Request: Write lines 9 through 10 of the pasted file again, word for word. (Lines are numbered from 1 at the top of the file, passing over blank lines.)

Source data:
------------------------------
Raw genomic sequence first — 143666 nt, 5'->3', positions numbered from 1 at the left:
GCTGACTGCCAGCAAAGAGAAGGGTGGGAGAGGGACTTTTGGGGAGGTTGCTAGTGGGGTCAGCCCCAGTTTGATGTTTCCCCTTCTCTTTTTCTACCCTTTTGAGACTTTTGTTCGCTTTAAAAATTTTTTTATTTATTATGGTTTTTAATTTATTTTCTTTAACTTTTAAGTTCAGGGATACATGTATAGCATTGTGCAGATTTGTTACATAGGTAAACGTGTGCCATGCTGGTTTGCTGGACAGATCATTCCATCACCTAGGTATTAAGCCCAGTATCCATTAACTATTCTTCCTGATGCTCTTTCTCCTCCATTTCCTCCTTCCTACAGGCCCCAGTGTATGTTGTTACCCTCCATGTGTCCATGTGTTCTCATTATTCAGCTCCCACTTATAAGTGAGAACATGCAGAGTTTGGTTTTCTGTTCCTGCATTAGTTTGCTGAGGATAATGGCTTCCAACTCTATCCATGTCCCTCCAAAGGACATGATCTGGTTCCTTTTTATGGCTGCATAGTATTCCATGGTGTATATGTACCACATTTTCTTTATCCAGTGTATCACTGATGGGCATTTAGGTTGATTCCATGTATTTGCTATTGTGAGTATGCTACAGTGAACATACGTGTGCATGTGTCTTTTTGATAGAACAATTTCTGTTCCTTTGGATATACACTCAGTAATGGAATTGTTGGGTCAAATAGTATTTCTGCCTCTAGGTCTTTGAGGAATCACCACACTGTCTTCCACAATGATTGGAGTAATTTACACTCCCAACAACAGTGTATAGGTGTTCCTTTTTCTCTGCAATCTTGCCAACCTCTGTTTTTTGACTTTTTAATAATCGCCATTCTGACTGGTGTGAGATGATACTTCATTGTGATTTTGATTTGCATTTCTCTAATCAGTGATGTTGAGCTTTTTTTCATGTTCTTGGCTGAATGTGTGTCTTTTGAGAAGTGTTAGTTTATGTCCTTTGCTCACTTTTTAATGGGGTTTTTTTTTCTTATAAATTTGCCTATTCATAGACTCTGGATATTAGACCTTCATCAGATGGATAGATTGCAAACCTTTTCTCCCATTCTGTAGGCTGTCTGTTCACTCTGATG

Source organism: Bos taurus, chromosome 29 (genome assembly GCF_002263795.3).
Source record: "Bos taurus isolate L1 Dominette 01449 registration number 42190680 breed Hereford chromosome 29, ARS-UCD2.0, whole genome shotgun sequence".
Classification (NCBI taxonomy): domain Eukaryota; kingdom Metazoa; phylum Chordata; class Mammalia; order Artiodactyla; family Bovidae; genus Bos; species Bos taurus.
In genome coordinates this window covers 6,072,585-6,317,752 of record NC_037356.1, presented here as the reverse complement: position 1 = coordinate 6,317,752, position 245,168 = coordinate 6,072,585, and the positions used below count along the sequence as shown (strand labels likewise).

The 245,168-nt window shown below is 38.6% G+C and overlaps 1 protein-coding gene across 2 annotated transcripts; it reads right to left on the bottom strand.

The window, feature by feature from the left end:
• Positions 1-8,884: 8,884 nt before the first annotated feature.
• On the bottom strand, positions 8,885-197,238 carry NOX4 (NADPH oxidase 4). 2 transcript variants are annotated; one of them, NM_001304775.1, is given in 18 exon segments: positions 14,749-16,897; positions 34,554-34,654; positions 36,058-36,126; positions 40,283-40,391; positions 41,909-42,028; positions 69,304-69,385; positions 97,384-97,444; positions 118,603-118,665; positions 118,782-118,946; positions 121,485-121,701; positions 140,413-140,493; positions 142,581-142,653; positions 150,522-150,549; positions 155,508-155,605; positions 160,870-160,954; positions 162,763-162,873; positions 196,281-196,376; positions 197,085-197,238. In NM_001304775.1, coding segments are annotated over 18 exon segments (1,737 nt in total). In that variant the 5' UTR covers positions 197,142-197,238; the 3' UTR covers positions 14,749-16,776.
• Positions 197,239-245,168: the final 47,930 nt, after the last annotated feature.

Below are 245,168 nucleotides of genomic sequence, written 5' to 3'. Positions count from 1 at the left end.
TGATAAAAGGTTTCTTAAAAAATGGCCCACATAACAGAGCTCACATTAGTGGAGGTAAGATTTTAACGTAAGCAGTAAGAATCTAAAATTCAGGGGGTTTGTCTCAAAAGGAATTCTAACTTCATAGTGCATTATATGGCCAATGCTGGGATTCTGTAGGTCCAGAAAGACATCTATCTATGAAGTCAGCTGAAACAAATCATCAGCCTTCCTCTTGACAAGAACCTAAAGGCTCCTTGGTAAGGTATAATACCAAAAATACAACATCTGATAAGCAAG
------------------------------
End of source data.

• Positions 1-8,884: 8,884 nt before the first annotated feature.
• On the bottom strand, positions 8,885-197,238 carry NOX4 (NADPH oxidase 4). 2 transcript variants are annotated; one of them, NM_001304775.1, is given in 18 exon segments: positions 14,749-16,897; positions 34,554-34,654; positions 36,058-36,126; positions 40,283-40,391; positions 41,909-42,028; positions 69,304-69,385; positions 97,384-97,444; positions 118,603-118,665; positions 118,782-118,946; positions 121,485-121,701; positions 140,413-140,493; positions 142,581-142,653; positions 150,522-150,549; positions 155,508-155,605; positions 160,870-160,954; positions 162,763-162,873; positions 196,281-196,376; positions 197,085-197,238. In NM_001304775.1, coding segments are annotated over 18 exon segments (1,737 nt in total). In that variant the 5' UTR covers positions 197,142-197,238; the 3' UTR covers positions 14,749-16,776.